Jaguars turn sloppy weather into clean victory

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Is it Maurice Jones-Drew, or Maurice Jones-Draw?

Because in my copious notes from yesterday's wind-whipped walk in a Steelers winter blunderland, I've got Jacksonville's Maurice Jones-Drew down for two Maurice Jones-Drew draws that savaged Pittsburgh's stunningly vulnerable defense.

Two electrifying, classical, playbook draw plays that were a critical component of a 29-22 Jaguars victory plainly established Jacksonville as a more viable playoff entity than the Steelers, at least for the moment, even if the Jaguars still haven't clinched a wild card berth in the hyper-competitive AFC South.

"We controlled the line of scrimmage," center Brad Meester said from what was a highly unusual vantage point for such an observation, namely the visiting locker room at Heinz Field. "I think we sent a huge message. They've got a great team, but it's huge to be playing your best football in December. It's the right time to be peaking."

The twin peaks of yesterday's fourth Jaguars conquest of Pittsburgh in the past five collisions between these two clubs were scaled by the 5-7, 208-pound Jones-Drew, once on third-and-10 from the Pittsburgh 28 early in the second half, and again at an even more urgent station, 3rd-and-11 from the Steelers' 32 with three minutes left and the scoreboard illuminating four deuces, 22-22.

Jones-Drew sliced into the squishy Steelers run defense for 17 yards on the first one, resuscitating the scoring drive that put Jacksonville up by nine points, and when the home club rallied for the 22-22 draw nearly a quarter later, Jones-Drew fuel-injected the winning drive. He took the same handoff on the same play from quarterback David Garrard and thundered 20 lethal yards right down Main Street.

The brilliant Fred Taylor scored on a 12-yard run two plays later to boost the Jaguars into the lead for good.

"You guys should be talking to the offensive linemen, because they did this," Jones-Drew advised a knot of reporters at his locker. "All we had to do was find the holes. We were able to throw the ball a little bit, but with the wind, it was tough. We had to run and we knew this was going to be a man's game today. We kept communicating, me and Fred, and when he'd come out he'd tell me what he was seeing, and when I came out, I'd tell him what I was seeing."

Mostly they were seeing scads of snow-blown daylight, because those 224 rushing yards against the Steelers were no mirage. Taylor got 147 on 25 carries, Jones-Drew another 69 on just 12, 37 of them on the two back-breaking draw plays.

"We're not some soft Southern team," offensive tackle Tony Pashos said 20 minutes after Jacksonville won precisely the kind of environmental hardship at which the Steelers are expected to excel. "We played very tough today, played with a chip on our shoulder. We never care what the score says, we go where we have to and do what we have to do."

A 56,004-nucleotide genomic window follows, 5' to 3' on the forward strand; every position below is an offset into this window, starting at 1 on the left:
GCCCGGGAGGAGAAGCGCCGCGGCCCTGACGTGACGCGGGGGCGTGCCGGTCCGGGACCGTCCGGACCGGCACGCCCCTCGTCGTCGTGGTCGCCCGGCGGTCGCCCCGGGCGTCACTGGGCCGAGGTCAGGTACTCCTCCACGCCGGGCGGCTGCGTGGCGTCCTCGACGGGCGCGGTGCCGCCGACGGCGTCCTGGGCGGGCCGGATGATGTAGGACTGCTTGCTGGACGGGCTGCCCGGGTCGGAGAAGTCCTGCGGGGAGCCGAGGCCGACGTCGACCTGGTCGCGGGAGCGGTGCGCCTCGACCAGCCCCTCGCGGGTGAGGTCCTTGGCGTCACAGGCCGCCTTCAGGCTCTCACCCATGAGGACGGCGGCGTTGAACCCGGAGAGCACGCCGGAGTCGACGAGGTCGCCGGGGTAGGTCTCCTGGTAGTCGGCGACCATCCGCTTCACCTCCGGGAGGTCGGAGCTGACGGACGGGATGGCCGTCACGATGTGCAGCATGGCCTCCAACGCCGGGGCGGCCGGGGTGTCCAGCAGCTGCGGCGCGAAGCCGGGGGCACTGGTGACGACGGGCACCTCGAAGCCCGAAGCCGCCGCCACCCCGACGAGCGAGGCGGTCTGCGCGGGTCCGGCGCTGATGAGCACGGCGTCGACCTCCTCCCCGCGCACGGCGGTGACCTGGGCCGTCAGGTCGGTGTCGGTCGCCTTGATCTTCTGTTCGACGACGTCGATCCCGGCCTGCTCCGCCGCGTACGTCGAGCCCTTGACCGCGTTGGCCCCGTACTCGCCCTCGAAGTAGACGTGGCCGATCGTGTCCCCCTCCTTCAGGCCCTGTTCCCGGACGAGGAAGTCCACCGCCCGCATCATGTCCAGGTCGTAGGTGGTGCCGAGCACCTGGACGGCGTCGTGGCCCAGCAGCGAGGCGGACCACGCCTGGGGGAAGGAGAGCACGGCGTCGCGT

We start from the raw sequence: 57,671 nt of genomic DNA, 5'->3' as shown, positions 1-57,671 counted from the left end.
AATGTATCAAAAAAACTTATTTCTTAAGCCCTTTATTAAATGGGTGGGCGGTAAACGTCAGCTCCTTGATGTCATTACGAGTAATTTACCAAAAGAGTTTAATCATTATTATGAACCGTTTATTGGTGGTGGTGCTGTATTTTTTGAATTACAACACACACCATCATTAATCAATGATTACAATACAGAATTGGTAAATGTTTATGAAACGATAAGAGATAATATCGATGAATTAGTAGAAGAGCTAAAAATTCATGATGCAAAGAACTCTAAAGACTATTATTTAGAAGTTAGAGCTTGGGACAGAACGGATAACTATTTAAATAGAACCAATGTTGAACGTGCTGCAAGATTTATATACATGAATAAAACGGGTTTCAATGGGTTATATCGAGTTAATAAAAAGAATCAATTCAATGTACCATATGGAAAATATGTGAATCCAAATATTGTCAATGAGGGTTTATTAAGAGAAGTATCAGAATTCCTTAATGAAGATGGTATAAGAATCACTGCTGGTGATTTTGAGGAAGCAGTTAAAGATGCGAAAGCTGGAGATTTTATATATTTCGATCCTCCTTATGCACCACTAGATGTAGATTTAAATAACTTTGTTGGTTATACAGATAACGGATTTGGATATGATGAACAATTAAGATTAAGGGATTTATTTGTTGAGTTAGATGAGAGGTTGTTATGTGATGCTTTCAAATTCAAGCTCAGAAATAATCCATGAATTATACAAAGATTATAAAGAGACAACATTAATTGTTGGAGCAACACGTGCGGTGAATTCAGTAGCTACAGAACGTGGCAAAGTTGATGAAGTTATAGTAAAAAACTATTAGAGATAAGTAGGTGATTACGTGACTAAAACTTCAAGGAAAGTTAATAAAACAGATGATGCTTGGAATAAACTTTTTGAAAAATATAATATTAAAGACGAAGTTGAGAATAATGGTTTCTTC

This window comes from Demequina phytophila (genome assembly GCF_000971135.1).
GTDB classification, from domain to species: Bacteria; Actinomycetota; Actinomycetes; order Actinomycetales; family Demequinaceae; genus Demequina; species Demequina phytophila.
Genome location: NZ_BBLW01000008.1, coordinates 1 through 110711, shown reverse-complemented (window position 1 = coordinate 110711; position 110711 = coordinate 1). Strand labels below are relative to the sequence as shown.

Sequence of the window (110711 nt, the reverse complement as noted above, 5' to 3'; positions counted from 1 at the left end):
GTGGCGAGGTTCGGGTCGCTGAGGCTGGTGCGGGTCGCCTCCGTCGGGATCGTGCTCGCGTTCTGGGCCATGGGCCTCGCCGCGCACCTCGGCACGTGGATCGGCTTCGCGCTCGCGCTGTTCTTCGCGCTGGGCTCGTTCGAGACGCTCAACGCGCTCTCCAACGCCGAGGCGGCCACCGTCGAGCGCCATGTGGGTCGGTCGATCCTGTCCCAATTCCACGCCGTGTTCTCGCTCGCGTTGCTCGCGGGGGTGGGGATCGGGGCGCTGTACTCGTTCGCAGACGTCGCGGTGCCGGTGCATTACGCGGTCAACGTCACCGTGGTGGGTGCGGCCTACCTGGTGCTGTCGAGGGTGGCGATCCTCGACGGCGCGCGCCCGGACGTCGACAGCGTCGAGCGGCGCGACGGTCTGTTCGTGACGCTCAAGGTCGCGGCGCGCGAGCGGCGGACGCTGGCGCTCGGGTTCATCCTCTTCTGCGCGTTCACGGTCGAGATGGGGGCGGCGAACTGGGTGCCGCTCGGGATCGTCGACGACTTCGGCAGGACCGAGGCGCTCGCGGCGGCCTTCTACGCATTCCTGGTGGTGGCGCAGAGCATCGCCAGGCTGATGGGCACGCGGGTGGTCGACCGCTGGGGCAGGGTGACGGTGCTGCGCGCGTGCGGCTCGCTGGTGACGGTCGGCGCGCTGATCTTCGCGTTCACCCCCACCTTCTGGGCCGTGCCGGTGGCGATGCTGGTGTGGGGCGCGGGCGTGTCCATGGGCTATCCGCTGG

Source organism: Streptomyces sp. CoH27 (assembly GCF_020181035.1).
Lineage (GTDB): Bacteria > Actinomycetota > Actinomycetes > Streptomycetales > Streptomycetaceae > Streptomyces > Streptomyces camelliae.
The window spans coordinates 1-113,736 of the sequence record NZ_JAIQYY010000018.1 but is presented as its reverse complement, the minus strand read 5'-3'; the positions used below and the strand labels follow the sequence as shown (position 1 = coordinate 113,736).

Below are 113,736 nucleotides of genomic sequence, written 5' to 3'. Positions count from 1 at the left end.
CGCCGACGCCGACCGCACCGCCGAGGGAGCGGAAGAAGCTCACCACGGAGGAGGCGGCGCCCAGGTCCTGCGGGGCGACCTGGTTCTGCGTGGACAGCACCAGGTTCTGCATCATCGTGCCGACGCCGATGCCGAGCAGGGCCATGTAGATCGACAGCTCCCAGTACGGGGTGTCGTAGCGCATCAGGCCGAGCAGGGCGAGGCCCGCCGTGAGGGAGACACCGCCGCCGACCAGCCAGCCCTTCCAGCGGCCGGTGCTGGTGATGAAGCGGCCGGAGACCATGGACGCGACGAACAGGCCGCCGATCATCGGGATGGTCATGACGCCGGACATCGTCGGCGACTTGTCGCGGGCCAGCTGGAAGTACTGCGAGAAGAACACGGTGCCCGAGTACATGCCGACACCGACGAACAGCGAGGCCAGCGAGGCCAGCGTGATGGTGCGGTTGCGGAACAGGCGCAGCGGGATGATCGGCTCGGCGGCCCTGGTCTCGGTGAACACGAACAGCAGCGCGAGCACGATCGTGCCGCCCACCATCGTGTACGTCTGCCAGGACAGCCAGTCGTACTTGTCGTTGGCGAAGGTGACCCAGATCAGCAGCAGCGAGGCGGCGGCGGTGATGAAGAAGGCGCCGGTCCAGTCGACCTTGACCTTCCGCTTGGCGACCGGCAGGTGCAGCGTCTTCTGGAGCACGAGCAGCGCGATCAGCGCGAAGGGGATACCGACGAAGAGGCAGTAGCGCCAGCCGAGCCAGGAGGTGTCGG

The Jaguars have 10 wins and dates with Oakland and Houston remaining on a developing schedule that should deliver them the sixth playoff season in franchise history in plenty of time for Christmas. When they get there, no one will be challenging their credentials.

This team has won 10 of its past 13, including six in a row against the now highly suspect AFC North, in which the Cleveland Browns are co-leaders, and is 5-2 on the road this year. The Jacksonville offense had been averaging more than 28 points over the past seven games, then put up 29 yesterday against a team that had been limiting opponents to 9.1 points per game at home this season.

"I think this team has a real good feel about what we can accomplish this year," head coach Jack Del Rio said. "I think the guys are hungry for more. We've played some good football teams this year."

For some long stretches yesterday, you had to wonder whether Pittsburgh would be counted among those.

To start the third quarter, Jacksonville embarked on a 20-play odyssey that lasted about as long as a Russian novel playing out against the whitened backdrop. To sustain it, the Jaguars converted two third-and-8s, one third-and-9, one third-and-10, and two fourth-and-1s. Del Rio rolled the dice on fourth down 29 times coming into yesterday's game, 10 more than any other club. He went 3 for 3 yesterday.

The 20-play drive took 9:40 off the clock, which was primarily the reason the Steelers lost the time-of-possession battle for the first time this season. The game-winner was a 63-yard, eight-play affair with Taylor rumbling the final 12.

"The offensive line deserves a majority of the credit," Taylor said. "They opened up some great lanes for me. But it doesn't matter where, our field, their field, it doesn't matter because we just go out and play football."

"It feels great to be a Jaguar right now," Garrard said. "These guys played their butts off today in sloppy conditions, a sloppy track, windy day; but we did enough to come out of here with a win. That's how it's going to be pretty much from here on out, especially when we get into the playoffs."

You might want to write that one down.


Gene Collier can be reached at gcollier@post-gazette.com or 412-263-1283.


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